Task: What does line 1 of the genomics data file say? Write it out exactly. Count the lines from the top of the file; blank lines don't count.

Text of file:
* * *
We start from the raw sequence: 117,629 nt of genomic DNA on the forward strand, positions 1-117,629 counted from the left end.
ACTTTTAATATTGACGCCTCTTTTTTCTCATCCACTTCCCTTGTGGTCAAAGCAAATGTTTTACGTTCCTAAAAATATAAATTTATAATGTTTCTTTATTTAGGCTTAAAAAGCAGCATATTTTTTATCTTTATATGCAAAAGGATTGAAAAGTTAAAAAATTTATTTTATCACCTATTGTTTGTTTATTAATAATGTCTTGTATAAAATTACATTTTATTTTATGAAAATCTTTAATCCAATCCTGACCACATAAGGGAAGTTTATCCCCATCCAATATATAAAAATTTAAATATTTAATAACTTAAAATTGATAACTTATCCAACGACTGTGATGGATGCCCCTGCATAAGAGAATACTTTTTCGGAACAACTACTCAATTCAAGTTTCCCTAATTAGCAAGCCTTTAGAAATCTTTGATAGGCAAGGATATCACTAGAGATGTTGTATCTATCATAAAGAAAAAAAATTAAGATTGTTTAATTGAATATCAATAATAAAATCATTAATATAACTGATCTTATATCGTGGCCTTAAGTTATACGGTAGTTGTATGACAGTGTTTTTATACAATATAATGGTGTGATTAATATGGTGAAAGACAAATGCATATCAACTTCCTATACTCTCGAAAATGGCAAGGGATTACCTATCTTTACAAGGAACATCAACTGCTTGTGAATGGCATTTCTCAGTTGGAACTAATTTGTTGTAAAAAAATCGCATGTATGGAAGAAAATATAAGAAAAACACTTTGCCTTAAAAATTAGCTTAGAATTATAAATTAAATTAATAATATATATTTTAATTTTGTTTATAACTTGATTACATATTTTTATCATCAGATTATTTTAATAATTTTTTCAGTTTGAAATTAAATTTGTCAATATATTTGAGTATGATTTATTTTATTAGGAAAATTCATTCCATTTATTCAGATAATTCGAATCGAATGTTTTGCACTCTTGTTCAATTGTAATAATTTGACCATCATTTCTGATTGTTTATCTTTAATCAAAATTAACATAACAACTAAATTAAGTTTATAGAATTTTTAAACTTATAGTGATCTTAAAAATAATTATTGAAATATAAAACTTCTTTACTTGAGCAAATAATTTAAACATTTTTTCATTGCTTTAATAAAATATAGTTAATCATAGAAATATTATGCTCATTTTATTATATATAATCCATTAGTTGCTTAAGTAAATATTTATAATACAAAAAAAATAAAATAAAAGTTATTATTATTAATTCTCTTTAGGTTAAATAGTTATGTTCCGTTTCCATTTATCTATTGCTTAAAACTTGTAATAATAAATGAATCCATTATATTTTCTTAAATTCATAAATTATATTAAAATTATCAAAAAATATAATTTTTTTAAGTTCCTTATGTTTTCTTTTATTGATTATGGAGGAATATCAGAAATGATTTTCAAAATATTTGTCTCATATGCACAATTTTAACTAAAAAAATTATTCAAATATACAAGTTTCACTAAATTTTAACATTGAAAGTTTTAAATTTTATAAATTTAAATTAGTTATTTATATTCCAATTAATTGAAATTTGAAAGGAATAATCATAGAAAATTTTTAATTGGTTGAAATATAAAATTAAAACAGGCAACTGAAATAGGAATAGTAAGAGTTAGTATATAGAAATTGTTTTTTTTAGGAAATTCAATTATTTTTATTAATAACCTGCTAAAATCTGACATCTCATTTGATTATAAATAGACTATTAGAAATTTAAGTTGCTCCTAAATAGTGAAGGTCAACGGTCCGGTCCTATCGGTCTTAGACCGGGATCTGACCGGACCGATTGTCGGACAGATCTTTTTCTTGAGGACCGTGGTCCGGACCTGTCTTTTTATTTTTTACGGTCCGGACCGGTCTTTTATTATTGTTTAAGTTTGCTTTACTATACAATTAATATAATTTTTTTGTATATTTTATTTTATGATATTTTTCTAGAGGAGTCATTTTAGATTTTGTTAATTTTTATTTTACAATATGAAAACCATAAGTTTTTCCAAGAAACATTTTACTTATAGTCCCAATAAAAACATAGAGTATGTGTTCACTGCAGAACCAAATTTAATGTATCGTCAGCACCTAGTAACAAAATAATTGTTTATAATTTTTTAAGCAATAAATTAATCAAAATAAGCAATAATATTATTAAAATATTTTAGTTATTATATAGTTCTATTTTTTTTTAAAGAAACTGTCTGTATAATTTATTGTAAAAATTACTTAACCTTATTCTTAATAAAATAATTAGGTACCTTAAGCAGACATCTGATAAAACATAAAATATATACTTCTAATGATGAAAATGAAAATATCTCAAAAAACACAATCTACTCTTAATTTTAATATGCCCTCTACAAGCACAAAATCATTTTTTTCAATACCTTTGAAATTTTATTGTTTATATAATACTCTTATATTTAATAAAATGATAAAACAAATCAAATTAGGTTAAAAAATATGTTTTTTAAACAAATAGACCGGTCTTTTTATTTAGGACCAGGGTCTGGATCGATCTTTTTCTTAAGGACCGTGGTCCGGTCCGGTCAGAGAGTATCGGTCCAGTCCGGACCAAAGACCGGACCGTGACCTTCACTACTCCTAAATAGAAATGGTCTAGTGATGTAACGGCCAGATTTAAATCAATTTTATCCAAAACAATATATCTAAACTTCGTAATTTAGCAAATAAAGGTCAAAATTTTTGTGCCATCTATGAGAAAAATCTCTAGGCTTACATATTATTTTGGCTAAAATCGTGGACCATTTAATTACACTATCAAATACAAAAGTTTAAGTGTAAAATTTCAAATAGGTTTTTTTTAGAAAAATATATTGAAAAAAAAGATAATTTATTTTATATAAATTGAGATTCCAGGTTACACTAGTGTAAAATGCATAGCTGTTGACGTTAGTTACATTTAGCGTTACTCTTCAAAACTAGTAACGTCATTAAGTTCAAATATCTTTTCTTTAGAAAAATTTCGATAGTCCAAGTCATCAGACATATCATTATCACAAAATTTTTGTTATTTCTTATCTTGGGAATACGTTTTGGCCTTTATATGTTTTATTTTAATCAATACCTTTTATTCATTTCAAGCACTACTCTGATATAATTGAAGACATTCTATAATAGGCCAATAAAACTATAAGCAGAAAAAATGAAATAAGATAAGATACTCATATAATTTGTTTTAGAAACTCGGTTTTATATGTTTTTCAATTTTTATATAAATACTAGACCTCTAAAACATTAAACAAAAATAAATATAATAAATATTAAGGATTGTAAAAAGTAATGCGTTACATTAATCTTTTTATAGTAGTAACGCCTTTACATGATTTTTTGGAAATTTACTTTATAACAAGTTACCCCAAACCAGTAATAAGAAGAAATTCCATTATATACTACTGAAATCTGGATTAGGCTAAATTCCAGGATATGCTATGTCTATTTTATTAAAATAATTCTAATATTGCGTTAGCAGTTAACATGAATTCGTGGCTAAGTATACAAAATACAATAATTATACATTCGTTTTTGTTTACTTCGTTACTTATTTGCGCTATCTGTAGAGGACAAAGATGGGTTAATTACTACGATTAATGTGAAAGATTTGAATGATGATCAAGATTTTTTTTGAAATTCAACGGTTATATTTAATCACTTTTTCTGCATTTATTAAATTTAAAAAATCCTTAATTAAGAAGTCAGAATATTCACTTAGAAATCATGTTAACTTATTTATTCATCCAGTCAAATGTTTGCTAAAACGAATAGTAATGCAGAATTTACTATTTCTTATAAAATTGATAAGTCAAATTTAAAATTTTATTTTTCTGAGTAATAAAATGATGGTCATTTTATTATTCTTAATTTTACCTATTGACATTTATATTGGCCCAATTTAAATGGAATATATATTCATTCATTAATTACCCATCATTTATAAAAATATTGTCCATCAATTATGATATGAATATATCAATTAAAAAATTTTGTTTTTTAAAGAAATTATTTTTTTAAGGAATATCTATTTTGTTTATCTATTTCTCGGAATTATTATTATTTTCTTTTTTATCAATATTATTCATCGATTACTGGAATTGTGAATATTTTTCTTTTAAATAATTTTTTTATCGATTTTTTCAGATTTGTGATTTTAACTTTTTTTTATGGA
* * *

We start from the raw sequence: 117,629 nt of genomic DNA on the forward strand, positions 1-117,629 counted from the left end.